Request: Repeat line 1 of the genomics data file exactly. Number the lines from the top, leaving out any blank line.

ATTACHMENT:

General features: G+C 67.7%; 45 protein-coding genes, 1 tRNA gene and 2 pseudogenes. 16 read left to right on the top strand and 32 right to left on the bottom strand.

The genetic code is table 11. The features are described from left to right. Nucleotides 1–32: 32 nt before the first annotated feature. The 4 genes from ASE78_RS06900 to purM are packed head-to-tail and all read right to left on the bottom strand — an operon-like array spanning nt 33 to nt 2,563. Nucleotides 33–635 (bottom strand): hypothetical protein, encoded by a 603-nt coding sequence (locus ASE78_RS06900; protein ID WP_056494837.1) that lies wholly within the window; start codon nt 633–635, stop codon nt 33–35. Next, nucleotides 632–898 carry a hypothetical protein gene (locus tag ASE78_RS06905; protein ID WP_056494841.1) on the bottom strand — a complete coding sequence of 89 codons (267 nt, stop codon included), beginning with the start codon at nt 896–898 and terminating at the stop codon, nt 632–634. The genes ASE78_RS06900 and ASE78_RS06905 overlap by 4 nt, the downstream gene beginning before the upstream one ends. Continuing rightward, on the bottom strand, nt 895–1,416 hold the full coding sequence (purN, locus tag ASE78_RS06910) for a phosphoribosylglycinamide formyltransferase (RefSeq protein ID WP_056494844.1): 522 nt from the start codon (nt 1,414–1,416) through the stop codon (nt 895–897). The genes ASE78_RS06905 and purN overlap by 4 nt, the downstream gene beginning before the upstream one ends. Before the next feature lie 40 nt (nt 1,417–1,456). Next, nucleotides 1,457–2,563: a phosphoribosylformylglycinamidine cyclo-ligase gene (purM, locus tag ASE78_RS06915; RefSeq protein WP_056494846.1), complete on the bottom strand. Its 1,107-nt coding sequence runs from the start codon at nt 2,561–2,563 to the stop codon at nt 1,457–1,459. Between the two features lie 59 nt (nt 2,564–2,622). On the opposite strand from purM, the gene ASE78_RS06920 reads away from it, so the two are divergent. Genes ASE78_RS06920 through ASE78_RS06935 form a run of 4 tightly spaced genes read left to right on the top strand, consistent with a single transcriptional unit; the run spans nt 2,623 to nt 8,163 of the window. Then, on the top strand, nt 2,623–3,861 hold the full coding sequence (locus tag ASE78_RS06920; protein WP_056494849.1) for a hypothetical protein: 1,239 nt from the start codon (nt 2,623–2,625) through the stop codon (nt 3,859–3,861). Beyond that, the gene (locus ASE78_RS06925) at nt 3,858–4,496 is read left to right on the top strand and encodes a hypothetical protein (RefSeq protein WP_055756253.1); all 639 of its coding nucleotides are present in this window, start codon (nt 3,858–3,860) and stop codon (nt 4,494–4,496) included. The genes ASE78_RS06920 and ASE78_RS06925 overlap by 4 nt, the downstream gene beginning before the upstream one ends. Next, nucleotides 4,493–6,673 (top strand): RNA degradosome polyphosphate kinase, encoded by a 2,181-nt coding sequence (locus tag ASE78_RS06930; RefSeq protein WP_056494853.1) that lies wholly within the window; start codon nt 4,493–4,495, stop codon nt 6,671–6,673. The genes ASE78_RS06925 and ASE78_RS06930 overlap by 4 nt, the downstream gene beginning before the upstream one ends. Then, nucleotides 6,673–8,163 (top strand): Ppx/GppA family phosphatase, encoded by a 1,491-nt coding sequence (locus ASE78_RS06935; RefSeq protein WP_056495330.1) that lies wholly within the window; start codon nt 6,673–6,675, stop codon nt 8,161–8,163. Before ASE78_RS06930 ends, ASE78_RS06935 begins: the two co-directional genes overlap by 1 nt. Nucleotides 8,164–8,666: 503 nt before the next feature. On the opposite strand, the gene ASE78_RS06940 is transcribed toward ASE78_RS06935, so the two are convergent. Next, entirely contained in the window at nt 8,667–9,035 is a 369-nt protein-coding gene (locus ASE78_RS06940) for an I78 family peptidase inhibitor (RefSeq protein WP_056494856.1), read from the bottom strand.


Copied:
General features: G+C 67.7%; 45 protein-coding genes, 1 tRNA gene and 2 pseudogenes. 16 read left to right on the top strand and 32 right to left on the bottom strand.